After a long wait, I was delighted to see a new Maisie Dobbs book on offer- I did miss her. As always, Winspear has written a powerful book about war and its aftermath, though the mystery here wasn't really very engaging. I never felt any connection to the victim or the family he left behind- it was all about Maisie and the impact the case has on her. To be clear, I'm fine with a focus on Maisie- she is the reason I read the books and I love watching her character unfold.

That said, this book was just so very sad. After all the buildup to her finding happiness with James, it was devastating to have it snuffed out so abruptly- hasn't this poor woman been through enough? I was also sad we as readers didn't actually get to experience happy, contented Maisie- it is clear from the opening that her life has once again been marred by tragedy. I was hoping she was going to catch a break- I think she deserves one. A good book, and a must read for those following the series, but I wouldn't recommend reading this as a standalone.

Sunday, January 4, 2015

A Murder of Magpies by Judith Flanders

It’s just another day at the office for London book editor Samantha “Sam” Clair. Checking jacket copy for howlers, wondering how to break it to her star novelist that her latest effort is utterly unpublishable, lunch scheduled with gossipy author Kit Lowell, whose new book will dish the juicy dirt on a recent fashion industry scandal. Little does she know the trouble Kit’s book will cause—before it even goes to print. When police Inspector Field turns up at the venerable offices of Timmins & Ross, asking questions about a package addressed to Sam, she knows something is wrong. Now Sam's nine-to-five life is turned upside down as she finds herself propelled into a criminal investigation. Someone doesn't want Kit's manuscript published and unless Sam can put the pieces together in time, they'll do anything to stop it.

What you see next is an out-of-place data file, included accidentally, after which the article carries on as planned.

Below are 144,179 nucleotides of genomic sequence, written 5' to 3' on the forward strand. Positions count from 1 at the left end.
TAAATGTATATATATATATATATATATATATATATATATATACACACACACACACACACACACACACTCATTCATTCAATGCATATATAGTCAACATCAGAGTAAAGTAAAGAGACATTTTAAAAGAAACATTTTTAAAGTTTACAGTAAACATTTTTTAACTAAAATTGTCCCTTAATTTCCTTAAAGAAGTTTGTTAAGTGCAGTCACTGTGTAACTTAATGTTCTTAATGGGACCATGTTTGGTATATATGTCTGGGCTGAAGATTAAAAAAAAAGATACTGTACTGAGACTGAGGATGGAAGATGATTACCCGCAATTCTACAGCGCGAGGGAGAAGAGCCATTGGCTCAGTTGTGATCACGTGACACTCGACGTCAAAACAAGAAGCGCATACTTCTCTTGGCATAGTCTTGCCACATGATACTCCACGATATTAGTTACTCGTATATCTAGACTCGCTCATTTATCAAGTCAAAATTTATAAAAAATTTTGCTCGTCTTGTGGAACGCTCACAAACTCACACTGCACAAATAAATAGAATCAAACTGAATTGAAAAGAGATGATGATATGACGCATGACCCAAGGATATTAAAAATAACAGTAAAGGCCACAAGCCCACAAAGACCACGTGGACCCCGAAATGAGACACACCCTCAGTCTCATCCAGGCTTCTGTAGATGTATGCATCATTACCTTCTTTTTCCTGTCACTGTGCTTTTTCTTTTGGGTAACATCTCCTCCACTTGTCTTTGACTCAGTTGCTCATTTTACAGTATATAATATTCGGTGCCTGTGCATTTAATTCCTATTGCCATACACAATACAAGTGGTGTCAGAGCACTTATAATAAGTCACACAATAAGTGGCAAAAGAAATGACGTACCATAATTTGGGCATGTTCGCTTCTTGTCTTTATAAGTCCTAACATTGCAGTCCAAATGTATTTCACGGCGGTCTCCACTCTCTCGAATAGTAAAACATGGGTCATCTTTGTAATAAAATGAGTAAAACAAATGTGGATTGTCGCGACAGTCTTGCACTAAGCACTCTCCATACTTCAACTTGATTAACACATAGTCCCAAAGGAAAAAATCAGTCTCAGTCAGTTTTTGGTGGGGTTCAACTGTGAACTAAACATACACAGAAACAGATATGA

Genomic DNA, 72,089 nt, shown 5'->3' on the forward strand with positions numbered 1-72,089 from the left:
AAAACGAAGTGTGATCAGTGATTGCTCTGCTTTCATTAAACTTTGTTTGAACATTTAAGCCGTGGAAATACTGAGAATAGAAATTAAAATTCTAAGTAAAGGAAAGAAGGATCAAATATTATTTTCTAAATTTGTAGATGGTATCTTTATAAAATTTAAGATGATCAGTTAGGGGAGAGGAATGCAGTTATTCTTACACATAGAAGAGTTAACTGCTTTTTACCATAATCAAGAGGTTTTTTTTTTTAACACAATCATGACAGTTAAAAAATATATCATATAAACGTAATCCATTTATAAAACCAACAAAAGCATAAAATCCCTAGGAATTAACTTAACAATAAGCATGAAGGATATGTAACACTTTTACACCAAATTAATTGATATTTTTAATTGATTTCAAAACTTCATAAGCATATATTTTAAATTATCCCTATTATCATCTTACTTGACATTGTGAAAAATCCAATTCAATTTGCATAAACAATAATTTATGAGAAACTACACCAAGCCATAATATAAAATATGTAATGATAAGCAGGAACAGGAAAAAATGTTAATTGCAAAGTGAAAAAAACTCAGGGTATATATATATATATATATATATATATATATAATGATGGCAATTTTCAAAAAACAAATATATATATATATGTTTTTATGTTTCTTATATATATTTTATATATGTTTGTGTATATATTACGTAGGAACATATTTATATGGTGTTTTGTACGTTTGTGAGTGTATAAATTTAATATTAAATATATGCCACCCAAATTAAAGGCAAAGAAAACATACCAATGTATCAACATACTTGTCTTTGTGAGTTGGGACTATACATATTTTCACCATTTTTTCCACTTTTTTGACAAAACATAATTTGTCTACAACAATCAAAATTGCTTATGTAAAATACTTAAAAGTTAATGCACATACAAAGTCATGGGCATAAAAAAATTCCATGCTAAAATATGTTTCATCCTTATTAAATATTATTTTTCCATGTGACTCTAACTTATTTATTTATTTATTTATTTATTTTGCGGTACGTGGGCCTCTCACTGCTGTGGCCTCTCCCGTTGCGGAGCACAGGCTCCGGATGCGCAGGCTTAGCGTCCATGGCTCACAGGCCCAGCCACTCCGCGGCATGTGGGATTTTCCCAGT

This delightful mystery combines great characters, enjoyable intrigue, and a tongue-in-cheek look at the publishing world- what's not to love? Well written and witty, this wonderful series debut pulled me from the opening paragraphs. The mystery is rather complicated but unfolds well, and the glimpses of Sam's life in publishing bring a welcome element of humor to the story. I love a good mystery, especially one not soaked in blood or graphic violence, and will definitely be looking for other offerings from this author. I think this book would appeal to anyone who likes Alan Bradley or Elizabeth Peters mysteries.

Saturday, January 3, 2015

A Matchmaker's Christmas by Donna Lea Simpson

Twenty years ago, Beatrice Copland committed a reckless and foolish act of deceit that she’s certain ruined the life of a man she’d fallen in love with and led to his wife’s death. Now serving as companion to the stern Lady Bournaud, she leads a quiet life and attends to her duties as a kind of penance. But Lady Bournaud, trying to make amends for her own selfish ways, is opening her country estate to a few select guests for the holidays—including the man Beatrice wronged so many years ago.

Sir David Chappell spent nearly two decades coming to terms with the haunting memory of his wife’s death. When he receives an invitation to Lady Bournaud’s for the Christmas season, he’s reluctant to go at first, but he’s sure the time away in Yorkshire will be a welcome change from London. Once there, he’s immediately captivated by the youthful beauty and genuine compassion of the lady’s companion, Beatrice Copland—all the while sensing that he’s met her before.

Even as David pursues her and Beatrice realizes she’s still powerfully attracted to the man, she must gently rebuff his advances for fear that her damning secret will come to light and reopen his old wounds. And while Lady Bournaud watches, happily scheming to make matches for all her guests, it may take more than a Christmas miracle for David to free Beatrice’s conscience, and her heart, at last.

This regency romance had an almost gentle tone that made it a quietly enjoyable read. Beatrice and David were both lovely characters- it was impossible not to hope that they would find love together. There were times where I thought Beatrice was being very hard on herself for what were youthful indiscretions, and I thought it took too long for her to provide a full explanation of exactly what form those indiscretions took. David was very well-drawn and believable as a character, and made for a wonderful hero. The secondary characters were all enjoyable as well, thought it was perhaps stretching belief for three separate couples to emerge from one Christmas party. Still, a little wish fulfillment never hurt anyone...

I would definitely look for more books by this author.